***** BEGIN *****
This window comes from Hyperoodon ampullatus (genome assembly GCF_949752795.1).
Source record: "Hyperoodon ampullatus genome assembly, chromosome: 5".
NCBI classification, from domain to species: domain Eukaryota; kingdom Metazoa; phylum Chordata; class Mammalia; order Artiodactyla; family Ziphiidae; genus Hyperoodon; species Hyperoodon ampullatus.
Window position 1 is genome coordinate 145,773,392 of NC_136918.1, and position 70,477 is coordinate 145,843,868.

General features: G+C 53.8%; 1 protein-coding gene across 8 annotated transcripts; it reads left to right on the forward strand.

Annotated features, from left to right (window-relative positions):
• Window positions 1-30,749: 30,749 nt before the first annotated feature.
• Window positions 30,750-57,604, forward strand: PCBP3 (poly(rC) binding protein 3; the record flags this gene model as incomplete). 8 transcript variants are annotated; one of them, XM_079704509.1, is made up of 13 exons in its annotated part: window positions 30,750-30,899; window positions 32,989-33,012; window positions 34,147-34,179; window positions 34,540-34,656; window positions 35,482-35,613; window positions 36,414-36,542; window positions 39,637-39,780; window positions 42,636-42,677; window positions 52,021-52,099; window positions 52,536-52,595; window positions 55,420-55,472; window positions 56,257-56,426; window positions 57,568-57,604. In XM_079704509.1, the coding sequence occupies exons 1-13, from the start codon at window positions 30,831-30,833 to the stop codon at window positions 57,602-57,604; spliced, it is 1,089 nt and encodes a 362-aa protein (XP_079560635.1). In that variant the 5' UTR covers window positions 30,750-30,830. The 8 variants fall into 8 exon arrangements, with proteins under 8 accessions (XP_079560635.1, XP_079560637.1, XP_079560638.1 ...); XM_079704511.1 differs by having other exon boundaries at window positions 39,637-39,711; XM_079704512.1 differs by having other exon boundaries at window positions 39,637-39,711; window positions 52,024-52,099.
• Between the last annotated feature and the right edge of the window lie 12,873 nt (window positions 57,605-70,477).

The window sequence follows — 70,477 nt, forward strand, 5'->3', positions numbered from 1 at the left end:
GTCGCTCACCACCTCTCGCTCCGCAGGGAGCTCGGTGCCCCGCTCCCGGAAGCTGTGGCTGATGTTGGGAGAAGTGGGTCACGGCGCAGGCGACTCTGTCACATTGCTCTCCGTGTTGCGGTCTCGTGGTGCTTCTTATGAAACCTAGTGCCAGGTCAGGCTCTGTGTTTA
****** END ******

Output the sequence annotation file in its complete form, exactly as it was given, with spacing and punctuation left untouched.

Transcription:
This window comes from Hyperoodon ampullatus (genome assembly GCF_949752795.1).
Source record: "Hyperoodon ampullatus genome assembly, chromosome: 5".
NCBI classification, from domain to species: domain Eukaryota; kingdom Metazoa; phylum Chordata; class Mammalia; order Artiodactyla; family Ziphiidae; genus Hyperoodon; species Hyperoodon ampullatus.
Window position 1 is genome coordinate 145,773,392 of NC_136918.1, and position 70,477 is coordinate 145,843,868.

General features: G+C 53.8%; 1 protein-coding gene across 8 annotated transcripts; it reads left to right on the forward strand.

Annotated features, from left to right (window-relative positions):
• Window positions 1-30,749: 30,749 nt before the first annotated feature.
• Window positions 30,750-57,604, forward strand: PCBP3 (poly(rC) binding protein 3; the record flags this gene model as incomplete). 8 transcript variants are annotated; one of them, XM_079704509.1, is made up of 13 exons in its annotated part: window positions 30,750-30,899; window positions 32,989-33,012; window positions 34,147-34,179; window positions 34,540-34,656; window positions 35,482-35,613; window positions 36,414-36,542; window positions 39,637-39,780; window positions 42,636-42,677; window positions 52,021-52,099; window positions 52,536-52,595; window positions 55,420-55,472; window positions 56,257-56,426; window positions 57,568-57,604. In XM_079704509.1, the coding sequence occupies exons 1-13, from the start codon at window positions 30,831-30,833 to the stop codon at window positions 57,602-57,604; spliced, it is 1,089 nt and encodes a 362-aa protein (XP_079560635.1). In that variant the 5' UTR covers window positions 30,750-30,830. The 8 variants fall into 8 exon arrangements, with proteins under 8 accessions (XP_079560635.1, XP_079560637.1, XP_079560638.1 ...); XM_079704511.1 differs by having other exon boundaries at window positions 39,637-39,711; XM_079704512.1 differs by having other exon boundaries at window positions 39,637-39,711; window positions 52,024-52,099.
• Between the last annotated feature and the right edge of the window lie 12,873 nt (window positions 57,605-70,477).

The window sequence follows — 70,477 nt, forward strand, 5'->3', positions numbered from 1 at the left end:
GTCGCTCACCACCTCTCGCTCCGCAGGGAGCTCGGTGCCCCGCTCCCGGAAGCTGTGGCTGATGTTGGGAGAAGTGGGTCACGGCGCAGGCGACTCTGTCACATTGCTCTCCGTGTTGCGGTCTCGTGGTGCTTCTTATGAAACCTAGTGCCAGGTCAGGCTCTGTGTTTA